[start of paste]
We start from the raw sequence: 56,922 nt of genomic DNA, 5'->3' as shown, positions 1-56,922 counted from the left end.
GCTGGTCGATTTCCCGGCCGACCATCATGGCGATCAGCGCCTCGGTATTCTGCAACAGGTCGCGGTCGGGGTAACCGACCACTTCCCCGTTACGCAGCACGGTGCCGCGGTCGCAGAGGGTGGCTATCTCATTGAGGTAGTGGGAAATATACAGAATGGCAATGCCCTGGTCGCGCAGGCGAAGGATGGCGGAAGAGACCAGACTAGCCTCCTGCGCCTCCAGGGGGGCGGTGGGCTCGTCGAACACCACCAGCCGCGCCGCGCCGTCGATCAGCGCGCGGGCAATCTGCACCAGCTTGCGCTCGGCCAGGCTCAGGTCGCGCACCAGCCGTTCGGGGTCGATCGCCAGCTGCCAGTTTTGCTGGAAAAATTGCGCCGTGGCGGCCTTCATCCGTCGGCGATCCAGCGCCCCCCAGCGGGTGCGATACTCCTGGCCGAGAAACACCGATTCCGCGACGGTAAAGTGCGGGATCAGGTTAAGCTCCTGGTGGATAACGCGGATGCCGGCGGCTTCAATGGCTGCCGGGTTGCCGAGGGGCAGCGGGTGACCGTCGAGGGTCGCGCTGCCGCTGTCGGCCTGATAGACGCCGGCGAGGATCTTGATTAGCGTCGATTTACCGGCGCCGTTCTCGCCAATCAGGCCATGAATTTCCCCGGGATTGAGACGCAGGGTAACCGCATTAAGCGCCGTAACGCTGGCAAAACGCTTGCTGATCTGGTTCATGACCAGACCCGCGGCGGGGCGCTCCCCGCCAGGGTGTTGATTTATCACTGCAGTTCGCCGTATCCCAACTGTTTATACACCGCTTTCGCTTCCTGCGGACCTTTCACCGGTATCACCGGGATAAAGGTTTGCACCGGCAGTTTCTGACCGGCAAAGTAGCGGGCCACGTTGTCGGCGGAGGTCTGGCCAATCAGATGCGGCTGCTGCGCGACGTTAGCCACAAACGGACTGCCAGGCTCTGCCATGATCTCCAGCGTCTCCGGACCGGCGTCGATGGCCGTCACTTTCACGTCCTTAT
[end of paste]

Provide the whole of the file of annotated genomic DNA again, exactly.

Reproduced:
We start from the raw sequence: 56,922 nt of genomic DNA, 5'->3' as shown, positions 1-56,922 counted from the left end.
GCTGGTCGATTTCCCGGCCGACCATCATGGCGATCAGCGCCTCGGTATTCTGCAACAGGTCGCGGTCGGGGTAACCGACCACTTCCCCGTTACGCAGCACGGTGCCGCGGTCGCAGAGGGTGGCTATCTCATTGAGGTAGTGGGAAATATACAGAATGGCAATGCCCTGGTCGCGCAGGCGAAGGATGGCGGAAGAGACCAGACTAGCCTCCTGCGCCTCCAGGGGGGCGGTGGGCTCGTCGAACACCACCAGCCGCGCCGCGCCGTCGATCAGCGCGCGGGCAATCTGCACCAGCTTGCGCTCGGCCAGGCTCAGGTCGCGCACCAGCCGTTCGGGGTCGATCGCCAGCTGCCAGTTTTGCTGGAAAAATTGCGCCGTGGCGGCCTTCATCCGTCGGCGATCCAGCGCCCCCCAGCGGGTGCGATACTCCTGGCCGAGAAACACCGATTCCGCGACGGTAAAGTGCGGGATCAGGTTAAGCTCCTGGTGGATAACGCGGATGCCGGCGGCTTCAATGGCTGCCGGGTTGCCGAGGGGCAGCGGGTGACCGTCGAGGGTCGCGCTGCCGCTGTCGGCCTGATAGACGCCGGCGAGGATCTTGATTAGCGTCGATTTACCGGCGCCGTTCTCGCCAATCAGGCCATGAATTTCCCCGGGATTGAGACGCAGGGTAACCGCATTAAGCGCCGTAACGCTGGCAAAACGCTTGCTGATCTGGTTCATGACCAGACCCGCGGCGGGGCGCTCCCCGCCAGGGTGTTGATTTATCACTGCAGTTCGCCGTATCCCAACTGTTTATACACCGCTTTCGCTTCCTGCGGACCTTTCACCGGTATCACCGGGATAAAGGTTTGCACCGGCAGTTTCTGACCGGCAAAGTAGCGGGCCACGTTGTCGGCGGAGGTCTGGCCAATCAGATGCGGCTGCTGCGCGACGTTAGCCACAAACGGACTGCCAGGCTCTGCCATGATCTCCAGCGTCTCCGGACCGGCGTCGATGGCCGTCACTTTCACGTCCTTAT